They need to perform in our organisation, have the right sensitivities, understand how different departments interact, and operate our bespoke technology. What I wish to achieve with my learning program is behaviour.

I've made all my friends watch TED videos which I think is incredibly inspiring. They're little use in my project though (other than icebreakers or context for the learning process). Also I wouldn't say the above if we were talking about the ongoing development of staff. But sometimes the job is to get a group of existing staff to take on a new bit of technology. Or to hire a group of new staff to take over existing duties. We can specify quite precisely, from a project point of view, what we need them to do. That's obviously behaviourist. But it also seems to me exactly what is appropriate.

And of course, in creating the training program we're using all the things we've learned as professionals, we cater for different styles and intelligences, use different media etc etc...but that is all so that we can achieve the objectives. (and - trying to really push your buttons here :-) then we evaluate... maybe even with Kirkpatrick)
I agree with Bas and I liked Norman's view too.
My advice always is keep it simple.
When I write an objective I use this template:

Here's what you're going to do........
So you'll need.......
And here's how we'll check you've done it.......

You can attach the terms performance, conditions, standard to these if you must.

I take Norman's point that the objective is what ought to happen given a fair sea and a prevailing wind.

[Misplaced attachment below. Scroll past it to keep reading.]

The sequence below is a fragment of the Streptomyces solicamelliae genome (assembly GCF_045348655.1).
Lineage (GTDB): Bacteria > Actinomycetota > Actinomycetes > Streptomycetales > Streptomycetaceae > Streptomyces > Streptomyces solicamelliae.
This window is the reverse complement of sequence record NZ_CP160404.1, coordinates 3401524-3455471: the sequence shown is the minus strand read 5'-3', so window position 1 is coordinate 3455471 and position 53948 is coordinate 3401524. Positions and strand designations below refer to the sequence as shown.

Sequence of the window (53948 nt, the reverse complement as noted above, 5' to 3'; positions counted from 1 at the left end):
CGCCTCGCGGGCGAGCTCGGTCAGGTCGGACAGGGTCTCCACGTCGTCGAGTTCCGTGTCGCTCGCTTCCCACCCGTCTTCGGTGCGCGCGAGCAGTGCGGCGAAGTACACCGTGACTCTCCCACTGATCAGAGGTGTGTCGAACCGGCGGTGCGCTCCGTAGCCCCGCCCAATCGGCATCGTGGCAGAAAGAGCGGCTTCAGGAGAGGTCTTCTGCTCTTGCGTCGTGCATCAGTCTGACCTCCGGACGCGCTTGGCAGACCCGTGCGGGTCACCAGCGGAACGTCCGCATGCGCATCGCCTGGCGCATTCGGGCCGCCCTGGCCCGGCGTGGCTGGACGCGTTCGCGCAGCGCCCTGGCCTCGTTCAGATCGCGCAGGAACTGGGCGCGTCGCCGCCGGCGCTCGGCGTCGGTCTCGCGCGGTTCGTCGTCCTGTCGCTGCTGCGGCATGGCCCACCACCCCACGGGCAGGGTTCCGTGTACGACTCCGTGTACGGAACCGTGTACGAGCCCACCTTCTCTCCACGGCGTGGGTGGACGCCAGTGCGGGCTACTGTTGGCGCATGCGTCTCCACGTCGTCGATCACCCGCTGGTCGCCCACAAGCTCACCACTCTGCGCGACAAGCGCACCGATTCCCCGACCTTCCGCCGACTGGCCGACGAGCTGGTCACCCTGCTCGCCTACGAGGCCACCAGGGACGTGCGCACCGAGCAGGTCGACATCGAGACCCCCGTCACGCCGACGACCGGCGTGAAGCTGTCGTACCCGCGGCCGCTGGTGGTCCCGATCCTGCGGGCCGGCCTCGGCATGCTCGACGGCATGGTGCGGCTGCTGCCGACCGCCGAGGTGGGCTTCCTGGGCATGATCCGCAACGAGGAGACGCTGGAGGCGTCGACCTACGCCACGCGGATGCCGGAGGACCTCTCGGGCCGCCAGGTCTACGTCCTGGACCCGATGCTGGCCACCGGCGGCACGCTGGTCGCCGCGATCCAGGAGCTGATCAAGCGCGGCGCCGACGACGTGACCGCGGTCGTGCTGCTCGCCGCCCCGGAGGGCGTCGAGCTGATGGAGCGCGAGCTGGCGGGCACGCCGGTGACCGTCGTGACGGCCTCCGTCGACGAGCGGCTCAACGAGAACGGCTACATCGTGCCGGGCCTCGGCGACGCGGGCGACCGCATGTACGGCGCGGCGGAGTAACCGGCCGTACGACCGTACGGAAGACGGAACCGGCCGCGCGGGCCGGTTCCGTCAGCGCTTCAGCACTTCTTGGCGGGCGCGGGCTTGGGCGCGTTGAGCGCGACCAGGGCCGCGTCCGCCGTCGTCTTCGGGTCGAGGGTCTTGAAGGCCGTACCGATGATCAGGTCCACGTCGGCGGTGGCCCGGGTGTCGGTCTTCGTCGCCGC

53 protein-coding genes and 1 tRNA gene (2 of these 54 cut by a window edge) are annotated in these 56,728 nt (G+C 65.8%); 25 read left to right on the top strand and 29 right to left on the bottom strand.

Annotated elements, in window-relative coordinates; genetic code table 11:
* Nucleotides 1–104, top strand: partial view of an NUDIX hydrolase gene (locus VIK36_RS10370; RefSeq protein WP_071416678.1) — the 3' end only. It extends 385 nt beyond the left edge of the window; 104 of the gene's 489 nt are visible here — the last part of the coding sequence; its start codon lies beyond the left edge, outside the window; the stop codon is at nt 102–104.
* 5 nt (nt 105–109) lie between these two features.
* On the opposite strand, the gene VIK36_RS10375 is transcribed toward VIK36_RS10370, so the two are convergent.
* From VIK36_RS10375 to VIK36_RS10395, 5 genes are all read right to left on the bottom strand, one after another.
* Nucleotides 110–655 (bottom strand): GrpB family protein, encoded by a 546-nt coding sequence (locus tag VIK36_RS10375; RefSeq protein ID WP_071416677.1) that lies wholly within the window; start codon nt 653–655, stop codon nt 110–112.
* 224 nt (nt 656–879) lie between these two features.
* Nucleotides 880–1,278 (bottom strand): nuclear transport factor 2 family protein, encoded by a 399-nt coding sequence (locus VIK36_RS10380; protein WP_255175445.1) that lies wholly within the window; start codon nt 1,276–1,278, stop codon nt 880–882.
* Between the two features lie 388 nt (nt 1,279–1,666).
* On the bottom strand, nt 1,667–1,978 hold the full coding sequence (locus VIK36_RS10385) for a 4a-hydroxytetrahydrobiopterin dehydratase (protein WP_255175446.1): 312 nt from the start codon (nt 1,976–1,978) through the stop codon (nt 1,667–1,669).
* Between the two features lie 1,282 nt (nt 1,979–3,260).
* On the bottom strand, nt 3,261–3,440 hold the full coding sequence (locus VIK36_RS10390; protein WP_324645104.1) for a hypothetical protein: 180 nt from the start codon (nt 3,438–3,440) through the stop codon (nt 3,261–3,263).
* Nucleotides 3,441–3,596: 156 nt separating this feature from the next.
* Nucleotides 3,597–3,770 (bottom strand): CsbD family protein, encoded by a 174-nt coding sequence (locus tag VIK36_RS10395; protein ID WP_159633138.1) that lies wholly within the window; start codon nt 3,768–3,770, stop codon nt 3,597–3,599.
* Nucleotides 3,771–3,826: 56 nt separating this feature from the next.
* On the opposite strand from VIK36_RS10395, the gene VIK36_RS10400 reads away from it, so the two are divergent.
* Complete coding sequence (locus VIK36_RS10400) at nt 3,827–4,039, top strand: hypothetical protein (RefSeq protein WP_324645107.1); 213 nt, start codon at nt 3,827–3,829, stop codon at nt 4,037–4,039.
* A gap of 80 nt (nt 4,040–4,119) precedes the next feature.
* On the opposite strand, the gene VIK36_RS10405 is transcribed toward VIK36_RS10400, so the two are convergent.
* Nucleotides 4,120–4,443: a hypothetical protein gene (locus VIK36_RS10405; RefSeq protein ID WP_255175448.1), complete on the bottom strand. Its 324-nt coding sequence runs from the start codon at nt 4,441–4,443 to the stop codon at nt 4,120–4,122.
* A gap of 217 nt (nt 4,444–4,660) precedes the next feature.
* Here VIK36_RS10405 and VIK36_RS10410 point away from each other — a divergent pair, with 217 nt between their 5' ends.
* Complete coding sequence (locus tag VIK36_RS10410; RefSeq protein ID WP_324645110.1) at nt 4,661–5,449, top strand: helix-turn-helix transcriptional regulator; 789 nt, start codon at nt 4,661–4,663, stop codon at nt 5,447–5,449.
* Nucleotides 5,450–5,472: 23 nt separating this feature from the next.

The outcome is what actually happened, and it depends upon a wide range of factors being "set fair".

I often hear the same question raised about aims and goals. Are they the same thing; are they different?
You might say an aim is the same as a goal - it describes where you are going and an objective tells you how you're going to get there. My aim (goal) is to sell 3 million pairs of shoes at a profit, so I'll set a number of objectives to help me to get there; and then the objectives will be around design and manufacture, marketing, pricing, merchandising, sales aids, warehousing, stock control, distribution, the sales process, financial accounting, the selection, recruitment and training of sales advisers, management and supervision, incentives for staff to reach sales targets, and so on and so on. In all of these case the probable OUTCOME is a volume of sales.

I also take Donald Clark's point that however you express them objectives are not intended for consumption by learners. You don't ask to see the blueprints when you take possession of a building. You ask simple questions like "Is it in the right location; is it big enough; does it have somewhere to park my car; can I afford it?" An Estate Agent's hype will give the answers to the things most people want to know - what is in it for me? An Instructional Designer's "hype" need do no more. In sales speak - the only hint of objectives in the course itself ought to be framed insided a personal, meaningful and very brief benefit statement. In that sense you might give the end user sight of the desirable outcomes but keep the objectives to yourself.
When I first started to learn how to write objectives my professor told me a simple way to write them. Make it short sentences one line under 10,words. Understanding an aspect of objective is where application becomes the bridge of measurement for outcomes. Demonstration of an outcome can come easy for others .... where the process and the progress translates into the outcome. In my experience it is what your goals are for the student versus what the student learns. Often we look at what they learned and put ourselves down because we did not give extreme clarity to what we wanted as an outcome....so rework the objectives. When the goal is to get the student to demonstrate the outcome often we overlook how to create an application which they can measure understanding of what is the outcome from their processing.

Although you can cover the material and expect XYZ... the student often learns qrstuv on the way to XYZ. Objectives often are too busy in context and not simple enough for the student to relate to the outcome